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Let me preface this article by acknowledging that the color combinations of your arrow fletching will in no way improve your overall hunting performance. 

Understandably, this article will be aimed at enlightening archers who see colors perfectly (or close to), hence the article will be of no benefit to archers who are color blind. 

On a similar note, it is important to understand that not all eyes are the same, even amongst people with no visual impairments. A color one person sees perfectly fine, another may have difficulty seeing. 

In short, color is not objective, though our eyes signal that we see something similarly, it is very likely we all see differently to a tiny extent. 

Why Does the Color of Fletching Even Matter?

Color combinations mostly help to ease the search process of released arrows, but they also enhance the ability of archers to study their flight patterns and arrow groupings.

Though perhaps more importantly for some archers, colorful fletching is aesthetically pleasing, providing some with an inexplicably better feeling when shooting with eye-catching arrows (fletching in this case).  

Ultimately, leaving yourself time to consider what colors to use for shooting may be a greater benefit than what you may initially think.

What Colors to Use for Hunting

In terms of the best color of fletching to use, many combinations can be practical given that the convenience of the colors generally depends on the environment you find yourself in when bowhunting. 

Ideally, your choice of colors should be the opposite color(s) of your surrounding environment. This is simply because your brain will notice the contrast in color far more easily when the difference is drastic.

Nevertheless, choosing a combination which suits nearly all circumstances is definitely a sound option.

In most conditions, a combination of highly saturated, vibrant colors such as pink and cyan (or white) will certainly serve you the best. We will explain why in further detail below. 

Fluorescent and highly saturated colors work well in various terrains and different light intensities because they excite most of the cones in our eyes. 

But let’s focus on the best colors for specific conditions.

Further Reading: Best Fletching for Fixed Blade Broadheads

Best Colors for Specific Conditions

Bright Light Conditions (During the Day)

  • Our eyes are particularly sensitive to yellow and green (vibrant colors) because more light is reflected by bright colors. 

  • More light reflected results in excessive stimulation of the eyes. 

  • Yellows and greens are at their brightest during the day, which means it is very easy to lose sight of arrows with green and/or yellow fletching. Therefore, shooting yellow/green fletching during the day when yellows and greens are at their brightest makes it very easy to lose sight of your arrow(s).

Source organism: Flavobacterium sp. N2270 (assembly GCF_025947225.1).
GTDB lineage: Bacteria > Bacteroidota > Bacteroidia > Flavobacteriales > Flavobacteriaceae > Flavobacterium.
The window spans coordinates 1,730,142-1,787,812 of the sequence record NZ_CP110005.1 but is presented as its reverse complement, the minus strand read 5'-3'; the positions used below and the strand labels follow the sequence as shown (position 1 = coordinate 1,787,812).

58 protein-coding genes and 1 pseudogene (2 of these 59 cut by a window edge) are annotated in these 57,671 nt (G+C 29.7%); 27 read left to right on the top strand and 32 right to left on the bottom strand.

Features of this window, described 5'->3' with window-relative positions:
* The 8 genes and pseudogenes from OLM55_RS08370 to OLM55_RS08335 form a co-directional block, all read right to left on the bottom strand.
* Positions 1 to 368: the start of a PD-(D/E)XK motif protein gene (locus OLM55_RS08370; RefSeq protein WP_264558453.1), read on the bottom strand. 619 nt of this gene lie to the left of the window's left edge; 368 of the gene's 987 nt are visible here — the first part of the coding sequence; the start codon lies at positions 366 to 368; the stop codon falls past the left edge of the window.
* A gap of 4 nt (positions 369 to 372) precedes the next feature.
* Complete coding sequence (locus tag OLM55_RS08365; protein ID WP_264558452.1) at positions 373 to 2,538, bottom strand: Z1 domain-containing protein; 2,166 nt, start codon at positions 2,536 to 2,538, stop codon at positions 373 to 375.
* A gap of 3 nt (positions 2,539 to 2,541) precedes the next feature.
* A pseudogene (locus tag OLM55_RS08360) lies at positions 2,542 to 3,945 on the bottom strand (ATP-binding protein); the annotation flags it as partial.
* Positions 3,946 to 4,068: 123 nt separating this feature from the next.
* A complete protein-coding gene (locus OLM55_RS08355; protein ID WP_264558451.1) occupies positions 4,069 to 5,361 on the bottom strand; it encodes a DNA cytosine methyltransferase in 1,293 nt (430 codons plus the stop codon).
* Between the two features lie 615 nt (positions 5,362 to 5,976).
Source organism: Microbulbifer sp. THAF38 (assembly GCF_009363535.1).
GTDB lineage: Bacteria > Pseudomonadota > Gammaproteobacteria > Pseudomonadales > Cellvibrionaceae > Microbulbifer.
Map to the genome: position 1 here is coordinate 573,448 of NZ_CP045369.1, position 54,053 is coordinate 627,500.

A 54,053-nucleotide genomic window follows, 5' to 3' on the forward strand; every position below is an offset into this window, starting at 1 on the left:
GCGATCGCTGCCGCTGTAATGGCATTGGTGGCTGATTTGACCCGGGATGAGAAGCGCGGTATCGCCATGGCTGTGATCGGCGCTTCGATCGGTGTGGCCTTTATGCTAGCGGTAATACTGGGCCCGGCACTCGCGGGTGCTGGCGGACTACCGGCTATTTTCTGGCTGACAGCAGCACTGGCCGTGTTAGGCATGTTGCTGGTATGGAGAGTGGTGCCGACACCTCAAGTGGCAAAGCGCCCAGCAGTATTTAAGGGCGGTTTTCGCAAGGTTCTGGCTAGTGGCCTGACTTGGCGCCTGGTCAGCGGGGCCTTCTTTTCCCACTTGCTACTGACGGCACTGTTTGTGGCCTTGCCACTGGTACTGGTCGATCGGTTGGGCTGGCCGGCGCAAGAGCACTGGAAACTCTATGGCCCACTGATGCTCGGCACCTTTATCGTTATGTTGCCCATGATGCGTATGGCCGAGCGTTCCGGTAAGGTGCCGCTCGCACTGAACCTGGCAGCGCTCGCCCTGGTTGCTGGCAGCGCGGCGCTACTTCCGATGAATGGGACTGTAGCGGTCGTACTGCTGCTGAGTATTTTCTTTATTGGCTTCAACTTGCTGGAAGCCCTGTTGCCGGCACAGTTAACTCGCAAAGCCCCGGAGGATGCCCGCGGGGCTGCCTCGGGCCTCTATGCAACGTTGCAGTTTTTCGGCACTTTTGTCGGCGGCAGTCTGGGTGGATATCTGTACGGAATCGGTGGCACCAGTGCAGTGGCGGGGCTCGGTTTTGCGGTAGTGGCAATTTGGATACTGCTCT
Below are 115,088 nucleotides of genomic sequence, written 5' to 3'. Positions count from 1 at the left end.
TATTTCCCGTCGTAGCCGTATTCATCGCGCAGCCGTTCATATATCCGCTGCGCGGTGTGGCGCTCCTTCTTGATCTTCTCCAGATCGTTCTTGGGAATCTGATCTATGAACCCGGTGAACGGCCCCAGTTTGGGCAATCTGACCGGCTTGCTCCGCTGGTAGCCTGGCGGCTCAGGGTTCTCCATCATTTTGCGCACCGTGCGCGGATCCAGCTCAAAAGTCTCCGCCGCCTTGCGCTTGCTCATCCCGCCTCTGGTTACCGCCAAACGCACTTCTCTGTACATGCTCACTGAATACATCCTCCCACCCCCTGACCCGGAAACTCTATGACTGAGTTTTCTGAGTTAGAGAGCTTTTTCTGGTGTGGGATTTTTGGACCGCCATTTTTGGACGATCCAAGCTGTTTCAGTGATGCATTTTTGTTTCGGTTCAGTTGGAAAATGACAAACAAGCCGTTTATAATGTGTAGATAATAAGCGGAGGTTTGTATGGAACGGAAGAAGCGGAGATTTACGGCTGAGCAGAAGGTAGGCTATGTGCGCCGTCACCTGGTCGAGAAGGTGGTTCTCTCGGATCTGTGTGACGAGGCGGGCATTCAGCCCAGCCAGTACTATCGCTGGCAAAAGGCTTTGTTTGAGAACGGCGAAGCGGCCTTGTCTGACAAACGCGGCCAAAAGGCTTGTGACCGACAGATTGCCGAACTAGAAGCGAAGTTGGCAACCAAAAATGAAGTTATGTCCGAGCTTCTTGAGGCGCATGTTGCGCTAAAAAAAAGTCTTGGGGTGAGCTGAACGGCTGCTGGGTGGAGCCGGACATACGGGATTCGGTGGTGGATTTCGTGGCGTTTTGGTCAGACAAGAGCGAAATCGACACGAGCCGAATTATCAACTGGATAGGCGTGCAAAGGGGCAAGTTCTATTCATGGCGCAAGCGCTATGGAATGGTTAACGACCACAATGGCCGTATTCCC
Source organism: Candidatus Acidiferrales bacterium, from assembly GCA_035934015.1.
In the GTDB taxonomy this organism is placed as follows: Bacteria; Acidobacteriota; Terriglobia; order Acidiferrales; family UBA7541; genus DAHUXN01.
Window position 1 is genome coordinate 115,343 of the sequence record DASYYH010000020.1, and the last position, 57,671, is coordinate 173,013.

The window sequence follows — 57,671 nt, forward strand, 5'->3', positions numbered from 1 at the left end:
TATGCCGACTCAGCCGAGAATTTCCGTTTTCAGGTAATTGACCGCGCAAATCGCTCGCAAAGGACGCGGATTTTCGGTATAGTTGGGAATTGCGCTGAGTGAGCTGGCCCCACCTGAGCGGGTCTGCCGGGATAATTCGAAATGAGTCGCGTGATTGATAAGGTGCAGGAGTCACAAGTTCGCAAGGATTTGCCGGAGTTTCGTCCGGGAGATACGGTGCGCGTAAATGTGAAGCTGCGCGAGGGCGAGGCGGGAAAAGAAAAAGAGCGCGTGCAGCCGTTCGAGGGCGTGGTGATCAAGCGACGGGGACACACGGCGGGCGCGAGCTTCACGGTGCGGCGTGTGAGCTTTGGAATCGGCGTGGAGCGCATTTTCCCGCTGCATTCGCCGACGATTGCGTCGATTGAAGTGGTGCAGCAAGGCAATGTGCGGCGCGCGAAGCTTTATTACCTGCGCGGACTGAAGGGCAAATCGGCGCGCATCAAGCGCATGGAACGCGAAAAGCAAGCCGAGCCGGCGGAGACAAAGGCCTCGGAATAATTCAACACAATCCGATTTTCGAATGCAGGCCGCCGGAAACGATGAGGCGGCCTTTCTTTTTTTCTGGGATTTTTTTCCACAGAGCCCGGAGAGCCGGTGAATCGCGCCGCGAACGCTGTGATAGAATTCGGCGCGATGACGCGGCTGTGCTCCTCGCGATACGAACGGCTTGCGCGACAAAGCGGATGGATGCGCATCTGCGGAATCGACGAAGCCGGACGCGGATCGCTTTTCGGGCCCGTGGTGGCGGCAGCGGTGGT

• Reds, oranges, or pinks are likely the ideal choice of fletching during the day. 

  • Blues are less brightly perceived, but still somewhat noticeable (to you and deer). 

  • Black fletching is another option which may work well for you during the day because the brain can detect darker colors rapidly.

Low Light Conditions

  • Low light conditions require brighter colors.

  • In low light conditions (such as twilight), the less-sensitive cones in our eyes begin to shut down, and our rods become mostly responsible for vision.

  • Studies have shown that rods are insensitive to wavelengths longer than roughly 640 nanometers (red light). Essentially, rods are blind to red light. 

  • Therefore, if you want any hope of detecting the location of your arrows, it is best to avoid using reds and oranges at low light. 

  • A better option at night would be green, cyan, or yellow fletches because before color disappears completely due to low light, our peak sensitivity of vision shifts to our rods’ peak sensitivity which is blue/green light.

During Fall or in a Forest Environment

  • The red and green colors surrounding the environment will engage plenty of cones in your eyes. 

  • Pink and Cyan are particularly helpful in a forest or during fall. 

  • Yellow is also a reasonable choice of color to use since seeing a yellow object in flight is quite easy to see in this environment. 

  • However, finding yellow fletching between the green leaves and grass can be extremely difficult. Searching for an arrow requires us to use more peripheral vision than focal vision. 

  • Rods are more numerous than cones in the periphery, this explains why yellow is hard to detect amongst green.

Grassy Fields

  • Like shooting during the day, when shooting on grassy fields, hot pink fletches should be best followed by oranges and reds.

Snowy Conditions

  • For the hunters that are not dissuaded by hunting in snow, saturated primary colors (red, green, and blue) are the most noticeable colors on the bright white ground.